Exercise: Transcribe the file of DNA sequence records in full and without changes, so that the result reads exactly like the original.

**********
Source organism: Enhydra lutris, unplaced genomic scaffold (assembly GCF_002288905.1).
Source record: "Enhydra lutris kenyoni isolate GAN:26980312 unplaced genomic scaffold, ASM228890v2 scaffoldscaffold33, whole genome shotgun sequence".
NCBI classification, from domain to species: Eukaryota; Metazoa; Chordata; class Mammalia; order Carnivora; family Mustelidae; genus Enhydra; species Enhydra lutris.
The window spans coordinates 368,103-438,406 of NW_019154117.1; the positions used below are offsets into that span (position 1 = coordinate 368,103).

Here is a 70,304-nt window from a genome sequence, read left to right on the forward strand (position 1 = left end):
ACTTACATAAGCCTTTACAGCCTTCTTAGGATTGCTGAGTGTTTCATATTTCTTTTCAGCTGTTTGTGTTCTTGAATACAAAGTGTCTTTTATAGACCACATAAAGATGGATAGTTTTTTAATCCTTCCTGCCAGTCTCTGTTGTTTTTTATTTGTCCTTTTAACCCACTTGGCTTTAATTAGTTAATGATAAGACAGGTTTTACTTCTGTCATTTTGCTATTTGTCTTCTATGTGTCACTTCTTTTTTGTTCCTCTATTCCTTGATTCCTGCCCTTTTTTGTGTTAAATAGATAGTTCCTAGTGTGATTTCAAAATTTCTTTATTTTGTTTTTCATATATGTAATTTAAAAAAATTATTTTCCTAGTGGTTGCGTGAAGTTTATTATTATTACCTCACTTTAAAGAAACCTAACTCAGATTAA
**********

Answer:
Source organism: Enhydra lutris, unplaced genomic scaffold (assembly GCF_002288905.1).
Source record: "Enhydra lutris kenyoni isolate GAN:26980312 unplaced genomic scaffold, ASM228890v2 scaffoldscaffold33, whole genome shotgun sequence".
NCBI classification, from domain to species: Eukaryota; Metazoa; Chordata; class Mammalia; order Carnivora; family Mustelidae; genus Enhydra; species Enhydra lutris.
The window spans coordinates 368,103-438,406 of NW_019154117.1; the positions used below are offsets into that span (position 1 = coordinate 368,103).

Here is a 70,304-nt window from a genome sequence, read left to right on the forward strand (position 1 = left end):
ACTTACATAAGCCTTTACAGCCTTCTTAGGATTGCTGAGTGTTTCATATTTCTTTTCAGCTGTTTGTGTTCTTGAATACAAAGTGTCTTTTATAGACCACATAAAGATGGATAGTTTTTTAATCCTTCCTGCCAGTCTCTGTTGTTTTTTATTTGTCCTTTTAACCCACTTGGCTTTAATTAGTTAATGATAAGACAGGTTTTACTTCTGTCATTTTGCTATTTGTCTTCTATGTGTCACTTCTTTTTTGTTCCTCTATTCCTTGATTCCTGCCCTTTTTTGTGTTAAATAGATAGTTCCTAGTGTGATTTCAAAATTTCTTTATTTTGTTTTTCATATATGTAATTTAAAAAAATTATTTTCCTAGTGGTTGCGTGAAGTTTATTATTATTACCTCACTTTAAAGAAACCTAACTCAGATTAA